It’s also important to remind consumers that maximizing the fuel efficiency of their tires requires ongoing maintenance, including keeping their tires at the recommended inflation level.
Michelin: According to a J.D. Power study in 2014, nearly one half of all vehicle owners “strongly agree” that the type of tire on the vehicle can affect fuel economy. To showcase low rolling resistance and to help inform the consumer, we share coast-down and thermal imaging demonstrations conducted at our proving grounds. We also highlight GreenX in our publications.
Nokian: The main priority for Nokian Tyres has been to educate our dealer base on the benefits of low rolling resistance tires. The education to the consumer happens face-to-face over four feet of counter.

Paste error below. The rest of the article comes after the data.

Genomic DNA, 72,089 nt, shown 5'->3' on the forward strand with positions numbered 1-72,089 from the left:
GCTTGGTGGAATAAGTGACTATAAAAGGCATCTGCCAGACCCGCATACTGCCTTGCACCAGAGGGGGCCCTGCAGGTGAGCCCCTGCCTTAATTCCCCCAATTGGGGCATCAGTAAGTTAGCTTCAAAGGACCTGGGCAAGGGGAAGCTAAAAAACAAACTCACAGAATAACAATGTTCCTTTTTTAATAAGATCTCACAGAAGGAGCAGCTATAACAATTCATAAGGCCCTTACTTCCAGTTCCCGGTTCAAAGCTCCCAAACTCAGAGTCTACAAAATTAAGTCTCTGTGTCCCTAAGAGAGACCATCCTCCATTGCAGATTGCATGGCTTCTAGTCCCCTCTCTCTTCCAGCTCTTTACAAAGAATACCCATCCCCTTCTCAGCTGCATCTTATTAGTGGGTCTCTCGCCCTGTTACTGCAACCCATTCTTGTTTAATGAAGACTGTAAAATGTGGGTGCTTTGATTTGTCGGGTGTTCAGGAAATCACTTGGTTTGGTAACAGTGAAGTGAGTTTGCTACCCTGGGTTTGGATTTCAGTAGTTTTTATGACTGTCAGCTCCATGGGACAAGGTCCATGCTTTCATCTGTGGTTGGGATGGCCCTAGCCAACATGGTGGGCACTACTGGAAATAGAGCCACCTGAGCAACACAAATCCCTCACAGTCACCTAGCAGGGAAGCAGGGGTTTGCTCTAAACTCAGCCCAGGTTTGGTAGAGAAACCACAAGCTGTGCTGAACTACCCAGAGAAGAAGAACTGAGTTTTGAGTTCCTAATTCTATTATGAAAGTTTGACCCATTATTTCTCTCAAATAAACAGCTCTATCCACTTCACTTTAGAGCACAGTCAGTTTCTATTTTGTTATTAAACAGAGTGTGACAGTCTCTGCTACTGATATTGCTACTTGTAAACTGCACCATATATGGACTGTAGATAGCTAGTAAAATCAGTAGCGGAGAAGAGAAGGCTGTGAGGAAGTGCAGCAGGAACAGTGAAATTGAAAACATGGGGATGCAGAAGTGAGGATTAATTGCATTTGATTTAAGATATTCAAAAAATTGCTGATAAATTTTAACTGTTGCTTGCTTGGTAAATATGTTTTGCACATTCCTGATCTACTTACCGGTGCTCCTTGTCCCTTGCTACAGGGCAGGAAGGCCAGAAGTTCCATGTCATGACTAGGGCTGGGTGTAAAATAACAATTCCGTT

MTD: Pick one of your green tires. How does its price compare to an all-season tire?
Bridgestone: Retail pricing of the Ecopia line of tires from Bridgestone is competitive with popular touring tires.
Continental: We do not sell a “green” only tire, but offer fuel-efficient technologies in most of our all-season products.
Goodyear: It’s not just about a product being “green.” It’s about delivering the complete product package, inclusive of technologies, that consumers want at the right price. Depending on the value proposition each product offers, it’s possible to find green — or low rolling resistance — tires at prices below, at, or above more traditional all-season tires.
Michelin: The lowest rolling resistance tire we offer is the Energy Saver A/S — an all season tire. In a 225/50R17 it retails for $224. Our new Premier A/S in the same size retails for $222. ■
By the numbers: MTD’s green tire survey in review
7 — Average percent of retail customers who ask for green tires
10 — Percent of dealers who say consumers replace green tires with another set
39 —Percent of consumers who dealers say are willing to pay more for green tires
58 — Percent of dealers who say green tires account for 5% or less of their business
(Source: MTD’s 2014 green tire survey)